The Invasion of Poland was the brink of the beginning of the Second World War.
Its started on the 1st of September, 1939 when the Wehrmacht used their Blitzkrieg tactics, and swiftly took over control of Poland in under two months. It ended on the 6th of October 1939. But after the invasion of Poland, there was Polish Resistance towards the German Forces staying in Poland.
Prelude to invasion
Following Germany's occupation of Sudetenland, and the establishment of an independent Slovak state, British Prime Minister Neville Chamberlain announced, on 31 March 1939, that he had sent Poland an unqualified offer to aid her in any action which threatened Polish independence, and which the Polish Government accordingly considered it vital to resist, without full consulting his Cabinet, or discussing with them the report from his Chief of Staff, which detailed the practicability of implementing the decision. In the eyes of the world, this represented a complete change in British policy, which the French were persuaded to follow. This may have been prompted by Hitler's decision, on 28 August, to denounce the non aggression pact he had signed with Poland five years earlier.
Although the offer could have exacerbated Hitler, most speakers in the House of Commons were confident that the guarantee would help to preserve peace, with only Lloyd George pointing out that is would be 'suicidal' to offer such a guarantee, without assurances of Russian backing. Hitler was also aware of Britain's need to secure Russian assistance in the defence of Poland. Realising that he only needed to ensure Russian neutrality in any war between Germany and Poland, Hitler began to make secret overtures to Russia in April 1939, leading to the signing of a Nazi-Soviet non-aggression pact in late August. When the news of the non-aggression pact became public, Poland mobilized her armed forces, all of which were mainly equipped with obsolescent weapons.
The German Invasion
German troops crossed the border into Poland at 4:30 am on 1 September 1939, in response to the claimed provocation resulting from a staged border outrage, which the Germans had staged themselves, in order to make it appear as if the Poles were making aggressive moves against Germany.
The forces devoted to the German attack on Poland consisted of Hitler's best troops, supported by all his armored and mobile divisions, as well as almost all of his aircraft. Due to the guarantee of assistance made by Great Britain and France, forty divisions were left behind to protect Germany's western border. However, three quarters of these were second rate units, and only possessed enough ammunition to last three days.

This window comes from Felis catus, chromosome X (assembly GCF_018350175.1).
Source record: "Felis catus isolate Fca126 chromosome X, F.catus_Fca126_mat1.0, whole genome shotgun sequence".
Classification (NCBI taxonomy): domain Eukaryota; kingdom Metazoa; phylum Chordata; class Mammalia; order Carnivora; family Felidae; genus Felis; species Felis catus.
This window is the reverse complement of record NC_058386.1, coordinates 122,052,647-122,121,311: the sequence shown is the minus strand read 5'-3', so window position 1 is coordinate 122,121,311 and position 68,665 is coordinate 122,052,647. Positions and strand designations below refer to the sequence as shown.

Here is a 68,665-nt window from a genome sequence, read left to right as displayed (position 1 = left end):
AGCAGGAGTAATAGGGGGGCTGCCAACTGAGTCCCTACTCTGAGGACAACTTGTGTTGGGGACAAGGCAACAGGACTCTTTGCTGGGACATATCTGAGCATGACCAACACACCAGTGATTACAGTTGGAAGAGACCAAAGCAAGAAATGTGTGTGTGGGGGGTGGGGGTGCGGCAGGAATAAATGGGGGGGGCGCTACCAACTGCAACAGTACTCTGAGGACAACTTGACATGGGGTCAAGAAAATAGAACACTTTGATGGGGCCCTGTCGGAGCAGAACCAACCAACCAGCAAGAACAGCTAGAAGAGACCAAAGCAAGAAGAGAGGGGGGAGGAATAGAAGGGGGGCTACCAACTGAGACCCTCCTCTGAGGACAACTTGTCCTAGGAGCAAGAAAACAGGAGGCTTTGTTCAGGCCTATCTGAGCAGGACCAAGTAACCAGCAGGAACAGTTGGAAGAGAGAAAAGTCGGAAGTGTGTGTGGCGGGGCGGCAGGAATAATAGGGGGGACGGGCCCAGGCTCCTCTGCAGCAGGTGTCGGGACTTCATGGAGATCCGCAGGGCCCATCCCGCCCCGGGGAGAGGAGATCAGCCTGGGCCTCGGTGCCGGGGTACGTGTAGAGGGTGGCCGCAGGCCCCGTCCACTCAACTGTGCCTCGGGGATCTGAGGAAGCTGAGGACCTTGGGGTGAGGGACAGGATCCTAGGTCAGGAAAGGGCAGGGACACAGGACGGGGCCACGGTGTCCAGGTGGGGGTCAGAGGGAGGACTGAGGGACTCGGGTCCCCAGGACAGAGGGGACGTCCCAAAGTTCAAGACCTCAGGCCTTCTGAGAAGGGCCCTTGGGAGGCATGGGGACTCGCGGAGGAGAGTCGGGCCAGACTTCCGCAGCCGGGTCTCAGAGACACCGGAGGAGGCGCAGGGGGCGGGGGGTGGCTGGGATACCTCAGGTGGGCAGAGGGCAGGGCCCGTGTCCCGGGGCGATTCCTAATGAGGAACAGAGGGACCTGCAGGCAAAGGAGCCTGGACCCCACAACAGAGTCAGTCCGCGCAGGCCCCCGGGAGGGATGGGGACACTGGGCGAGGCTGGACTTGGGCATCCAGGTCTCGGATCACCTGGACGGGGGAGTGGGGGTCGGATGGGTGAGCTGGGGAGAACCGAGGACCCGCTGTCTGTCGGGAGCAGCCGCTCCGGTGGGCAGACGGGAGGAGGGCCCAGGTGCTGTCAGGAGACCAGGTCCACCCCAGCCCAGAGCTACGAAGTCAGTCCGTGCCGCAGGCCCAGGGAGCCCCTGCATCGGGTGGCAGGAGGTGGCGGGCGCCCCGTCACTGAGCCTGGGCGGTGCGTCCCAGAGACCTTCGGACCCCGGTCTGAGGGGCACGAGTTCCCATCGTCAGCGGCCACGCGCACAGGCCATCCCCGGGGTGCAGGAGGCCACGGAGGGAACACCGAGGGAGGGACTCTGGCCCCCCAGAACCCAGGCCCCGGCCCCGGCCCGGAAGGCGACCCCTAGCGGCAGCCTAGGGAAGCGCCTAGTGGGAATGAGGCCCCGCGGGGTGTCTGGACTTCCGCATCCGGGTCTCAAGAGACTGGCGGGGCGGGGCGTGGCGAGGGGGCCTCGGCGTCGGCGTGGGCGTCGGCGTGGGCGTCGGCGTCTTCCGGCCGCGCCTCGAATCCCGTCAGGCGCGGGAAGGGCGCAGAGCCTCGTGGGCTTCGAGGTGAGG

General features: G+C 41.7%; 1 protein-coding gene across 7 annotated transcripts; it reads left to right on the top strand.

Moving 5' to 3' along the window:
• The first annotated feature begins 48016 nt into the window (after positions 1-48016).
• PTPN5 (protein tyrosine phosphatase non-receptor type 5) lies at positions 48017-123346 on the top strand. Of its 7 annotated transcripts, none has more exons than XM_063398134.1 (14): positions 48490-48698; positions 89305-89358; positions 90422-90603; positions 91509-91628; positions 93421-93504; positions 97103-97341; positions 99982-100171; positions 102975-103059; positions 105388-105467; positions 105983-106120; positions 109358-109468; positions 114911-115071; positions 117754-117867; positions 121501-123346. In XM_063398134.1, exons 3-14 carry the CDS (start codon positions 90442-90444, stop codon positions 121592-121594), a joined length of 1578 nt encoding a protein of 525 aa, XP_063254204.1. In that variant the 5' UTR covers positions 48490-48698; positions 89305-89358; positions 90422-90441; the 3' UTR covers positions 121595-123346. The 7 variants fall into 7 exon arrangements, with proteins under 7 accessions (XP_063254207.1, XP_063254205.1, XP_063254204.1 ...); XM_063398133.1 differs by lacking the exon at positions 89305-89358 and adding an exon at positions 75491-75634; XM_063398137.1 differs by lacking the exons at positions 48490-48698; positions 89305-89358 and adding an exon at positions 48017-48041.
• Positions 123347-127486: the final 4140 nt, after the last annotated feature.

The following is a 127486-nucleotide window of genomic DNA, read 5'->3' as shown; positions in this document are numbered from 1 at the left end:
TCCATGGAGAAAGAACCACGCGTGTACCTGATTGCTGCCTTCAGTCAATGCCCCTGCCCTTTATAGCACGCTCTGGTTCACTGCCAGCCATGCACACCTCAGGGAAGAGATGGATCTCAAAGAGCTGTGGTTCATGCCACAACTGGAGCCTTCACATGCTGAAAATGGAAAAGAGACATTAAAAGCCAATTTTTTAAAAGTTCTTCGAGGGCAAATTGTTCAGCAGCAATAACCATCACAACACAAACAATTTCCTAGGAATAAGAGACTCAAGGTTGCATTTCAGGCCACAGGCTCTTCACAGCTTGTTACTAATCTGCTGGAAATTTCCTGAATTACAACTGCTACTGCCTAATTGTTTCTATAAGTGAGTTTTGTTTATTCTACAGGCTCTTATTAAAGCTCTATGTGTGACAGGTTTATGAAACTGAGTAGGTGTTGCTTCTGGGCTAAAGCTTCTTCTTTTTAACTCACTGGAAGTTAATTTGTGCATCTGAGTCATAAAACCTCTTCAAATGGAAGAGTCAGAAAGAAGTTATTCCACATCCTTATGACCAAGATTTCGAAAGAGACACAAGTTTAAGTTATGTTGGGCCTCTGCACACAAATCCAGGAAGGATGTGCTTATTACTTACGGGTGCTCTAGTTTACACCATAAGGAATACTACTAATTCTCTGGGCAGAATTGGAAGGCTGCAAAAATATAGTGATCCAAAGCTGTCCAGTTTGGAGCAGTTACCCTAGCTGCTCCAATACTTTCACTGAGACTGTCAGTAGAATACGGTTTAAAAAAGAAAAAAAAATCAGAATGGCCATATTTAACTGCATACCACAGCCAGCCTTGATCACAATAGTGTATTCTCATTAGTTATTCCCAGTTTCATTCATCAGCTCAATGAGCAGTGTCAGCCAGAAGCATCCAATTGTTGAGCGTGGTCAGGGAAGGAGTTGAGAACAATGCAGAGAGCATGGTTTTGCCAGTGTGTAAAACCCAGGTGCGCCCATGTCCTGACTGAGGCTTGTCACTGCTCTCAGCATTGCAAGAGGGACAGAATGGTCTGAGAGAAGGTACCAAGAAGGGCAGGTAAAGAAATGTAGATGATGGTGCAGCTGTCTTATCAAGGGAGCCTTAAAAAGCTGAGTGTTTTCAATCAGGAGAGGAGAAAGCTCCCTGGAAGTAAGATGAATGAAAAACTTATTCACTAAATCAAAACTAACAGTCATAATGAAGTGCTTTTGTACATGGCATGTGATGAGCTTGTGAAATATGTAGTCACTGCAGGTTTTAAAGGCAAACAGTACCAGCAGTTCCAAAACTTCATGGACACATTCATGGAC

The German invaders, with more than 2,000 tanks and 1,000 warplanes, broke through the Polish defences along the 1,750-mile border and advanced on Warsaw in a massive encirclement attack.
By 8 September, German forces had reached the outskirts of Warsaw, having advanced 140 miles in the first week of the invasion.
The Polish Army planned to hold out long enough so that an offensive could be launched against Germany in the west, but on 17 September Russian divisions invaded from the east and all hope was lost.
After heavy shelling and aerial bombardment, Warsaw surrendered to the Germans on 27 September 1939.
As a result of the invasion, a large number of Polish pilots and airmen escaped to France, in order to continue their fight against Germany. When France also fell, the Poles made their way to Great Britain where, in accordance with the Anglo-Polish agreement signed by General Sikorski, on behalf of the Polish Government, Polish Air Force units were reorganized within the framework of the Royal Air Force. During the Battle of Britain, the 303rd Polish Squadron were among the most effective fighter units of the aerial campaign.
The Russian forces carried out the liberation of Poland in 1945, establishing a communist government in Warsaw.
- ↑ Odhams History of World War Two. 1951. Page 24
- ↑ Roberts, Andrew. Page 17
- ↑ Odhams WW2 Page 26
- ↑ Odhams WW2 Page 27
- ↑ Roberts, Andrew. Page 10
- ↑ 6.0 6.1 Willmott, H.P., Robin Cross and Charles Messenger. DK Illustrated Guide to World War II. Dorling Kindersley Limited. 2012 reprint. ISBN 978 1 4093 7649 1 Page 33
- ↑ Willmott, H.P., Robin Cross and Charles Messenger. Page 37
- ↑ Roberts, Andrew. Page 19
- ↑ Gunston, Bill (Forward). Jane's Fighting Aircraft of World War II. Tiger Books. 1989. ISBN 1-85501-996-5. (Reprint of Jane's All The World's Aircraft 1945/1946. Bridgeman, Leonard (Editor). 1946). Page 50